The American Academy of Family Physicians (AAFP) is calling for the Centers for Medicare & Medicaid Services (CMS) and the Office of the National Coordinator for Health IT (ONC) to take a number of steps to reduce clinician burden from health information technology. One of its recommendation called for ONC and CMS to minimize health IT utilization measures.
The physician organization sent a letter to Seema Verma, CMS Administrator, and Don Rucker, M.D., National Coordinator for ONC, in response to CMS’s request for proposals to simplify regulation, as part of its Patients over Paperwork initiative. The letter spelled out specific administrative burdens that draw physicians away from patient care, including EHR documentation, prior authorization and the proliferation of quality measures.
In its letter, AAFP states that the current regulatory framework with which primary care physicians must comply is “daunting and often demoralizing.” “Standardization is not required among public or private payers, and many family physicians participate with 10 or more payers. Physicians are forced to navigate rules and forms for each payer. As a result, physicians spend needless hours reviewing documents and literally checking boxes to meet the requirements of each health insurance plan. This is time that physicians could better spend caring for patients,” AAFP wrote.
A study involving 142 family physicians conducted over a three-year period from 2013 to 2016 concluded that primary care physicians spend nearly six hours daily, or nearly one-half of their workday, interacting with electronic health records (EHRs) during and after clinical hours, AAFP officials contend.
“It is unfortunate and avoidable that the regulatory framework for physician practices has reduced face-to-face time with patients and increased operating costs at a time when physician payment is stagnant," the AAFP wrote. “Crushing administrative and regulatory burden is one of the top reasons independent practices close and a leading cause of physician burnout.”
And the AAFP offered a number of consensus principles on administrative simplification, and encouraged CMS and ONC to adopt policies and practices consistent with these principles to alleviate unneeded regulatory burdens and to improve patient care.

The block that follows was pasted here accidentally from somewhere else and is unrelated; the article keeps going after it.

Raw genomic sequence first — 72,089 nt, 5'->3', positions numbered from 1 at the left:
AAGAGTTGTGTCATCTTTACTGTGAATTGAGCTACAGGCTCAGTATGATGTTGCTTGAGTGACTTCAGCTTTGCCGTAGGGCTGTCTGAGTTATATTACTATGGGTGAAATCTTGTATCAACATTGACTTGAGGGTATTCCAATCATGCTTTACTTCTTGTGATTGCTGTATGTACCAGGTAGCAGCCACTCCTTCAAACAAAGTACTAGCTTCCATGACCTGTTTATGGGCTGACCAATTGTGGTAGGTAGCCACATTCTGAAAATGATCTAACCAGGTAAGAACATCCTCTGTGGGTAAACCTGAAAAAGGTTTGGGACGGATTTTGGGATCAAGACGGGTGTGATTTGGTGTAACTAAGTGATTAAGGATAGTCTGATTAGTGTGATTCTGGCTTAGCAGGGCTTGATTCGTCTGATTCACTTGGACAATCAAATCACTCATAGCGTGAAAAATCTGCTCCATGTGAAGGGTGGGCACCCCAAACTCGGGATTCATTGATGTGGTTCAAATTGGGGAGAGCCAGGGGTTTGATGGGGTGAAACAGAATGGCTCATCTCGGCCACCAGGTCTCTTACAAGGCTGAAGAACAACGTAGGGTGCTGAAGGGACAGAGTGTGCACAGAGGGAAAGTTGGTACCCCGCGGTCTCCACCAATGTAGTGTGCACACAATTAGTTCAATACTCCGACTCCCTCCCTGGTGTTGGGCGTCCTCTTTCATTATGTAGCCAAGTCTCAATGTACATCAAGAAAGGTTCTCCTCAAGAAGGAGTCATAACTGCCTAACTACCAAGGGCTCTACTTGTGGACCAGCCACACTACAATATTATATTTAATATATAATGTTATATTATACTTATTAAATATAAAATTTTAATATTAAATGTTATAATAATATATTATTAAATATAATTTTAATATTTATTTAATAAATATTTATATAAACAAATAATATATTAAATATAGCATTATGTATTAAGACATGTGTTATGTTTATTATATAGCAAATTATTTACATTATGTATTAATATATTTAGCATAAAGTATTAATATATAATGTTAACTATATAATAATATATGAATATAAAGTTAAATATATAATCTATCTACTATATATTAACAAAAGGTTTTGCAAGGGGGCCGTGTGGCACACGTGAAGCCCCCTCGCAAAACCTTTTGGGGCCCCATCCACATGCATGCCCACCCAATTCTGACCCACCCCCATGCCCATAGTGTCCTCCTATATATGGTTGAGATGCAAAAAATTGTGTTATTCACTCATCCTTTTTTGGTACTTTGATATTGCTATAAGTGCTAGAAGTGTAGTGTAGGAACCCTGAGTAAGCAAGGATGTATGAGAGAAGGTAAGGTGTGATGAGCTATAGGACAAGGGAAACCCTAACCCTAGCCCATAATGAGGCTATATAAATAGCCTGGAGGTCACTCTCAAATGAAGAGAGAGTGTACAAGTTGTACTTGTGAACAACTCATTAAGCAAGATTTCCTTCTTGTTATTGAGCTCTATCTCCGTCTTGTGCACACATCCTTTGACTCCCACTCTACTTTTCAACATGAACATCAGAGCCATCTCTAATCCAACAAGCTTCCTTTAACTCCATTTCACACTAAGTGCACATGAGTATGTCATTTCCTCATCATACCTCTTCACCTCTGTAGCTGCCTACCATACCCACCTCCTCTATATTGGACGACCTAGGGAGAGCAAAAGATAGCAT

Now that the Merit-based Incentive Payment System (MIPS), under MACRA, utilizes measures of quality, cost and practice improvement, the AAFP is calling for all health It utilization measures to be eliminated.
Recognizing that some of these uses are mandated in statute, AAFP is calling for CMS and ONC to work with Congress to remedy that situation. AAFP also is calling on CMS and ONC to eliminate some evaluation and management measures for primary care physicians and to focus interoperability policy on information blocking and how data is to be exchanged.
“The AAFP calls on CMS and ONC to reform regulatory requirements to focus instead on how and when data is exchanged rather than focusing on the data in the exchange. The AAFP calls on CMS and ONC to fully use its Information Blocking authority granted in 21st Century Cures to penalize those healthcare organizations not appropriately sharing information. We believe the priority relative to health IT is to improve usability and then focus on interoperability,” AAFP stated in the letter.
The organization also wants more standard clinical data models and consistent quality measure reporting. With regard to prior authorizations, AAFP said any demands for prior authorization must be justified in terms of cost and burden, and then laid out several other steps toward a solution.
"Rules and criteria for prior authorization determination must be transparent and available to the prescribing physician at the point of care," the letter stated. "If a service or medication is denied, the reviewing entity should provide the physician with the reasons for denial."
Prior authorization also should be eliminated for physicians who participate in shared savings programs and those who demonstrate proven ability to provide low-cost, effective care.
Importantly, insurers should be required to pay physicians for the time they spend with prior authorizations that exceed a specified number or that are not resolved within a designated time period, AAFP stated in the letter.